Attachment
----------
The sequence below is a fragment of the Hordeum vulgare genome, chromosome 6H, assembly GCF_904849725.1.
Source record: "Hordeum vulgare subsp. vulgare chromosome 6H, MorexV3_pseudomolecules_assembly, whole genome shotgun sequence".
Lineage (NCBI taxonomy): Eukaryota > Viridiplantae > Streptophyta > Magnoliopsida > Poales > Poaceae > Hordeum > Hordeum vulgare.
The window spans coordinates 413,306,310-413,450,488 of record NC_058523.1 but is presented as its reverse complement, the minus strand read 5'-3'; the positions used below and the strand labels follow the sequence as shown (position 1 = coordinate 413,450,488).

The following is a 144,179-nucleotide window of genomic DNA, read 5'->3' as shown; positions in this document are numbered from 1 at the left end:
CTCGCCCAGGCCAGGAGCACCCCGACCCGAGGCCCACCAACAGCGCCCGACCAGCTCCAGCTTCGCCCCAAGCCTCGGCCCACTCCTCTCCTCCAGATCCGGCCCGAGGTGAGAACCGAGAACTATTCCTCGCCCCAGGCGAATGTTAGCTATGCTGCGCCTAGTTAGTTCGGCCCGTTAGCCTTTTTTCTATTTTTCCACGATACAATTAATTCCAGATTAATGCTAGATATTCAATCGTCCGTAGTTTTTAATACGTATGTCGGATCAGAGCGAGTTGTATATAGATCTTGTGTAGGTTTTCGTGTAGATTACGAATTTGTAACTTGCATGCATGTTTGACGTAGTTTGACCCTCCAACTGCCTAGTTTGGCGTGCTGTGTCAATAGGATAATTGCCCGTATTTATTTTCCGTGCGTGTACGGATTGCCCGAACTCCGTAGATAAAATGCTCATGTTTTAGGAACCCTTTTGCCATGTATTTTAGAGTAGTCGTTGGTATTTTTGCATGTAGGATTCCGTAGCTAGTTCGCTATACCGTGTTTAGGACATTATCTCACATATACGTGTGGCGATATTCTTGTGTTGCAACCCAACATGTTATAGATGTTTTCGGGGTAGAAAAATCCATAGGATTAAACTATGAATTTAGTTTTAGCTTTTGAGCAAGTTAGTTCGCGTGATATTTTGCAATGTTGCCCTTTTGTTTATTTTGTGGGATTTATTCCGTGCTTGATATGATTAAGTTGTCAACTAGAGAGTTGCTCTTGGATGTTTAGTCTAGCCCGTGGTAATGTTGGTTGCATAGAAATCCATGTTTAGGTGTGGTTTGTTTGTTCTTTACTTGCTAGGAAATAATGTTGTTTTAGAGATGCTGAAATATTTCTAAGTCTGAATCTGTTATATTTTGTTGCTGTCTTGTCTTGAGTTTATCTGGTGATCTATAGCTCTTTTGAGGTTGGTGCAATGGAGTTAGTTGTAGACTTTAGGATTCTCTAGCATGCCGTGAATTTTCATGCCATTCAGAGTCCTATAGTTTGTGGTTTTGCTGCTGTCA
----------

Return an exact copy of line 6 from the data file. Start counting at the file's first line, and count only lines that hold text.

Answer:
CTCGCCCAGGCCAGGAGCACCCCGACCCGAGGCCCACCAACAGCGCCCGACCAGCTCCAGCTTCGCCCCAAGCCTCGGCCCACTCCTCTCCTCCAGATCCGGCCCGAGGTGAGAACCGAGAACTATTCCTCGCCCCAGGCGAATGTTAGCTATGCTGCGCCTAGTTAGTTCGGCCCGTTAGCCTTTTTTCTATTTTTCCACGATACAATTAATTCCAGATTAATGCTAGATATTCAATCGTCCGTAGTTTTTAATACGTATGTCGGATCAGAGCGAGTTGTATATAGATCTTGTGTAGGTTTTCGTGTAGATTACGAATTTGTAACTTGCATGCATGTTTGACGTAGTTTGACCCTCCAACTGCCTAGTTTGGCGTGCTGTGTCAATAGGATAATTGCCCGTATTTATTTTCCGTGCGTGTACGGATTGCCCGAACTCCGTAGATAAAATGCTCATGTTTTAGGAACCCTTTTGCCATGTATTTTAGAGTAGTCGTTGGTATTTTTGCATGTAGGATTCCGTAGCTAGTTCGCTATACCGTGTTTAGGACATTATCTCACATATACGTGTGGCGATATTCTTGTGTTGCAACCCAACATGTTATAGATGTTTTCGGGGTAGAAAAATCCATAGGATTAAACTATGAATTTAGTTTTAGCTTTTGAGCAAGTTAGTTCGCGTGATATTTTGCAATGTTGCCCTTTTGTTTATTTTGTGGGATTTATTCCGTGCTTGATATGATTAAGTTGTCAACTAGAGAGTTGCTCTTGGATGTTTAGTCTAGCCCGTGGTAATGTTGGTTGCATAGAAATCCATGTTTAGGTGTGGTTTGTTTGTTCTTTACTTGCTAGGAAATAATGTTGTTTTAGAGATGCTGAAATATTTCTAAGTCTGAATCTGTTATATTTTGTTGCTGTCTTGTCTTGAGTTTATCTGGTGATCTATAGCTCTTTTGAGGTTGGTGCAATGGAGTTAGTTGTAGACTTTAGGATTCTCTAGCATGCCGTGAATTTTCATGCCATTCAGAGTCCTATAGTTTGTGGTTTTGCTGCTGTCA